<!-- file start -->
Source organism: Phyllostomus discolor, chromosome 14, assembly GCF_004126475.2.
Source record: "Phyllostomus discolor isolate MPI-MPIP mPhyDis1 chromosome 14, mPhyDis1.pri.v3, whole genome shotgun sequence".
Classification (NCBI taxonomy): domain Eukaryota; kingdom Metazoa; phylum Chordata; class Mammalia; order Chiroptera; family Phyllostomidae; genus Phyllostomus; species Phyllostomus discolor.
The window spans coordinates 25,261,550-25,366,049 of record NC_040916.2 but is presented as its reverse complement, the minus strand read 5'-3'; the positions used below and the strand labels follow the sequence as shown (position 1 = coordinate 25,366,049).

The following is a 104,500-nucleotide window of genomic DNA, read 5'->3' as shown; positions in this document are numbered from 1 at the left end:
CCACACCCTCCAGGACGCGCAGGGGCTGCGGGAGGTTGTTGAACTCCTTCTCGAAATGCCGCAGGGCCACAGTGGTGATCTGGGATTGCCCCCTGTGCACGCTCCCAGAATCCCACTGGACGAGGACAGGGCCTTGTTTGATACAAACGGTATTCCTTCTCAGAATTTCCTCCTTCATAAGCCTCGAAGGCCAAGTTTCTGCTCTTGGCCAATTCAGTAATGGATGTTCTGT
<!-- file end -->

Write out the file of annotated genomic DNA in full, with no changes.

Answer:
Source organism: Phyllostomus discolor, chromosome 14, assembly GCF_004126475.2.
Source record: "Phyllostomus discolor isolate MPI-MPIP mPhyDis1 chromosome 14, mPhyDis1.pri.v3, whole genome shotgun sequence".
Classification (NCBI taxonomy): domain Eukaryota; kingdom Metazoa; phylum Chordata; class Mammalia; order Chiroptera; family Phyllostomidae; genus Phyllostomus; species Phyllostomus discolor.
The window spans coordinates 25,261,550-25,366,049 of record NC_040916.2 but is presented as its reverse complement, the minus strand read 5'-3'; the positions used below and the strand labels follow the sequence as shown (position 1 = coordinate 25,366,049).

The following is a 104,500-nucleotide window of genomic DNA, read 5'->3' as shown; positions in this document are numbered from 1 at the left end:
CCACACCCTCCAGGACGCGCAGGGGCTGCGGGAGGTTGTTGAACTCCTTCTCGAAATGCCGCAGGGCCACAGTGGTGATCTGGGATTGCCCCCTGTGCACGCTCCCAGAATCCCACTGGACGAGGACAGGGCCTTGTTTGATACAAACGGTATTCCTTCTCAGAATTTCCTCCTTCATAAGCCTCGAAGGCCAAGTTTCTGCTCTTGGCCAATTCAGTAATGGATGTTCTGT